Self-Funding Is For Small Business
Until recently; self-funding has been an option only for the larger employer with over 100 employees. However, insurance rates have increased dramatically in recent years and the smaller employer has been forced to seek new approaches to save benefit program dollars. This has driven the introduction of new self-funded options for the smaller employer, even with as few as 25 employees.
Small employers have been in the dark about their health care claims expenditures. Since insurance companies and HMOs do not provide the smaller employer with detailed information on claims paid, there has been no data to access and analyze where or why benefit dollars are being spent.
All self-funded options from Avalon Benefit Services include reports that list each expenditure and analyze total expenditures made. This provides the employer with the information to analyze benefit expenditures and eliminates surprises at the annual renewal time. Since information is control, this gives the employer control of the benefit program.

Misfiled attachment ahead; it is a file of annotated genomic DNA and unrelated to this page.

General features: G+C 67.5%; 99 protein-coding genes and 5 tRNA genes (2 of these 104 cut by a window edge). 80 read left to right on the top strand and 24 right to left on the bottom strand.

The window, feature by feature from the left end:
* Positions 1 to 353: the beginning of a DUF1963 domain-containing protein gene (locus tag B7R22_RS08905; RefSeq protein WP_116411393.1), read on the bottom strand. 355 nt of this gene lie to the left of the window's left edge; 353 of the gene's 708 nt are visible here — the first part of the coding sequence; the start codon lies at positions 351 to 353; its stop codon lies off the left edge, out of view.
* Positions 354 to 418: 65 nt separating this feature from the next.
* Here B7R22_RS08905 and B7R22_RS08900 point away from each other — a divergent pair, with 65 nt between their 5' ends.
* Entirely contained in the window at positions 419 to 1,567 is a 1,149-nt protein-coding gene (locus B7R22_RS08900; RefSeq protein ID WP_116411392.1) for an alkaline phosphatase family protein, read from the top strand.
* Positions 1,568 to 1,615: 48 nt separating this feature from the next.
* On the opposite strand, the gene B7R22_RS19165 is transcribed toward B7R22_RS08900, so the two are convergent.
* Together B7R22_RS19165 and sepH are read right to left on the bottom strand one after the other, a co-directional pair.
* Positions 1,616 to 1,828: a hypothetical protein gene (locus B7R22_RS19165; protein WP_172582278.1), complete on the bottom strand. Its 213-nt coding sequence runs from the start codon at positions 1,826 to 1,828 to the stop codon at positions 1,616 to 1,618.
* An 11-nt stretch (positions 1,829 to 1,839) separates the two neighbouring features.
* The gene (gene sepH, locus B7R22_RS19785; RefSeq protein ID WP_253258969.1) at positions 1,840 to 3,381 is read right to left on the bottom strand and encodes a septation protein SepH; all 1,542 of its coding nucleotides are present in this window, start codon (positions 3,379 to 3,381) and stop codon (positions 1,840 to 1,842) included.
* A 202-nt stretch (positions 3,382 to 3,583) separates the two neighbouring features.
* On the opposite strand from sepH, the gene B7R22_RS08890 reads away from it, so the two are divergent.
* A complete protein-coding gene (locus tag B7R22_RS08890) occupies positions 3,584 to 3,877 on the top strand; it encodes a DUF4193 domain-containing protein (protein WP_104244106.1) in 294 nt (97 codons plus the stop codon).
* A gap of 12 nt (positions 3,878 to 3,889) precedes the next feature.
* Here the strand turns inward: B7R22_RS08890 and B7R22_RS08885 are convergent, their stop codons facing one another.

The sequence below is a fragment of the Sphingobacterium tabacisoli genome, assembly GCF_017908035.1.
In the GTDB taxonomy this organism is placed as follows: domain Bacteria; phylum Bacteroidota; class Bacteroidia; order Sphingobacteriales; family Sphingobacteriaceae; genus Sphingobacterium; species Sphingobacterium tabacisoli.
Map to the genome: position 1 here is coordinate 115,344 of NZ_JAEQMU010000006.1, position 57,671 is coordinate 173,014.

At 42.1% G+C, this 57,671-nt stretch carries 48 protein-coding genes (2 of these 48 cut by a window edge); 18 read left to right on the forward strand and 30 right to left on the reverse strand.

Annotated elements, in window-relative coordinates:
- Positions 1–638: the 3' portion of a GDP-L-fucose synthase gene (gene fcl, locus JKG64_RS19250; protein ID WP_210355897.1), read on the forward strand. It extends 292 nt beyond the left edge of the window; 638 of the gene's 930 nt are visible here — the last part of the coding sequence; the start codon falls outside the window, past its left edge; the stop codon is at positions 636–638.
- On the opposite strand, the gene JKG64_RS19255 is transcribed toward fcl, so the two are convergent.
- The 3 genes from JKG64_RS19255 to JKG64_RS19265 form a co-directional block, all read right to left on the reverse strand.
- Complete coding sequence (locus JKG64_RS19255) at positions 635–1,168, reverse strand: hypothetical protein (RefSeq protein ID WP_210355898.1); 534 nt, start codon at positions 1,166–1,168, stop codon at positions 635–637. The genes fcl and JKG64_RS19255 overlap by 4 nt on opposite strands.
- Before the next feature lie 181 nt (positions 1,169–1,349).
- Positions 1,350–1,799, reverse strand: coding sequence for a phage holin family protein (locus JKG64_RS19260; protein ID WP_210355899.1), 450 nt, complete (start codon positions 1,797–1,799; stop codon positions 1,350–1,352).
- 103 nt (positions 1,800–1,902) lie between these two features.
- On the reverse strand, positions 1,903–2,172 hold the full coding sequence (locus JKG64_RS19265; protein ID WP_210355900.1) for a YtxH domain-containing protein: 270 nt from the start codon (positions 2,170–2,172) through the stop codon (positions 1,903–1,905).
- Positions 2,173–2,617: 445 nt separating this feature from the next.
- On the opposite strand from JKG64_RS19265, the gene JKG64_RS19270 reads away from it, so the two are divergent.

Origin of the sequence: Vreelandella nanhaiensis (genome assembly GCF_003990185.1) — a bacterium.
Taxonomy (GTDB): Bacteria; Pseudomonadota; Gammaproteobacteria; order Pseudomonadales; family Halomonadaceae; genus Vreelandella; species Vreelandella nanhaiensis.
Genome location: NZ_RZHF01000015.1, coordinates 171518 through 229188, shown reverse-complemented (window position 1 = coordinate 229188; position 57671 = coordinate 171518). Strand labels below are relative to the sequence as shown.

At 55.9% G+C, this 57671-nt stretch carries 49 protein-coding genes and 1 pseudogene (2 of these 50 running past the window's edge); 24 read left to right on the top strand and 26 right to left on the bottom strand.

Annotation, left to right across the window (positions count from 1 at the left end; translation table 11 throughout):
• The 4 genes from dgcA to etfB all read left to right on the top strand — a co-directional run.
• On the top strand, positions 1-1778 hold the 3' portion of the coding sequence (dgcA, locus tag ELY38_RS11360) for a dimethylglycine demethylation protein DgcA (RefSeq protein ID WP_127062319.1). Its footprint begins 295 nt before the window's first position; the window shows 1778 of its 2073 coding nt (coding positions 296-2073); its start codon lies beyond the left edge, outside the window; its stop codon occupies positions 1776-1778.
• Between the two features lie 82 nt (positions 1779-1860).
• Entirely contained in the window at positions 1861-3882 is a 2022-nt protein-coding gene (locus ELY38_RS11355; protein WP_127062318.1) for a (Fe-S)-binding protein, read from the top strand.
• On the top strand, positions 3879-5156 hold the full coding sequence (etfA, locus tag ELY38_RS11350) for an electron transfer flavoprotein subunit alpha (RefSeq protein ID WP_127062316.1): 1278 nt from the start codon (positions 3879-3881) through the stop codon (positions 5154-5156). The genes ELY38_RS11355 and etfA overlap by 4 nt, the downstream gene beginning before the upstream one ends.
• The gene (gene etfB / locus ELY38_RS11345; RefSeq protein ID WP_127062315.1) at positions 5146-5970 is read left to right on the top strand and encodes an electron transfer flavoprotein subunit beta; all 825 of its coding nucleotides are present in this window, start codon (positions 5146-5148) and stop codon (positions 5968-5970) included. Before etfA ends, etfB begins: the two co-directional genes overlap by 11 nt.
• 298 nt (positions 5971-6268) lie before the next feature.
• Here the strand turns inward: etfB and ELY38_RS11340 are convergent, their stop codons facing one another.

Avalon Benefit Services has led the way in developing and marketing self-funded options designed for smaller employers. Product offerings include low stop loss levels that fit the budget of the smaller employer, cash flow management approaches that ease the burden during high claims payment periods and specialized claims processing systems that provide high quality and personalized service.
Control Elements To Include With Self-Funding
Self-funding has proven to be a cost-saving strategy for employers that have implemented the approach in the past. Employers that have experienced the most success with self-funding have carefully implemented certain elements of cost control along with their self-funded program to help control claims payments.
The successful strategies have included:
- Selecting a TPA that successfully manages claims.
- Implementing a benefit design that properly includes patient cost-sharing.
- Implementing pre-certification, other utilization control approaches and early intervention case management.